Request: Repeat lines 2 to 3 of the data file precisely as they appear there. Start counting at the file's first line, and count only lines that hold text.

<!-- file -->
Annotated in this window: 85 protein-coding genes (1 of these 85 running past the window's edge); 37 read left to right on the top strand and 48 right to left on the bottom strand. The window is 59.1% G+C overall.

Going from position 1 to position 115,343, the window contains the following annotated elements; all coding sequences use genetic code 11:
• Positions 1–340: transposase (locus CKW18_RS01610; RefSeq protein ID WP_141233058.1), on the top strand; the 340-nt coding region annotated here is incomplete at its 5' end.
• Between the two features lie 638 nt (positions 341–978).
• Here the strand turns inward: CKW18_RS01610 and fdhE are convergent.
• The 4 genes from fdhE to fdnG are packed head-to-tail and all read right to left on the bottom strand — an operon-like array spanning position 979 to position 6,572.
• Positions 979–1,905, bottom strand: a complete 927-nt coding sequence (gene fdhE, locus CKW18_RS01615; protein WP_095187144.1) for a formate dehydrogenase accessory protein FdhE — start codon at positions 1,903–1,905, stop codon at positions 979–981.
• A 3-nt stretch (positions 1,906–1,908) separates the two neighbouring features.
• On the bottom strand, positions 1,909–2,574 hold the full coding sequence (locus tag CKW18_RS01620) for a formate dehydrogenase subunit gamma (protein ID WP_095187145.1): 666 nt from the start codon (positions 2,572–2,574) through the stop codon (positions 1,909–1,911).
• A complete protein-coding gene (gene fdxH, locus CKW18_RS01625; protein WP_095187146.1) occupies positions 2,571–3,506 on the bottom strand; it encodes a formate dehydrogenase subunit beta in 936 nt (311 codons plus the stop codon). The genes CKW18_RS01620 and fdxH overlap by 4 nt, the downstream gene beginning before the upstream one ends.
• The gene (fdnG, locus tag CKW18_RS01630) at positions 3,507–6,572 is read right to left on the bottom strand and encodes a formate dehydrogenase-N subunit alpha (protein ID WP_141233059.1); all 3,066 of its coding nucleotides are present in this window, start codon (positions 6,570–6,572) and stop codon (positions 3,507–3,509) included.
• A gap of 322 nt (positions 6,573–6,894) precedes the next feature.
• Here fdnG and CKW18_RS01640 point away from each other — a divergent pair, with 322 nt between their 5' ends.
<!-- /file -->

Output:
Going from position 1 to position 115,343, the window contains the following annotated elements; all coding sequences use genetic code 11:
• Positions 1–340: transposase (locus CKW18_RS01610; RefSeq protein ID WP_141233058.1), on the top strand; the 340-nt coding region annotated here is incomplete at its 5' end.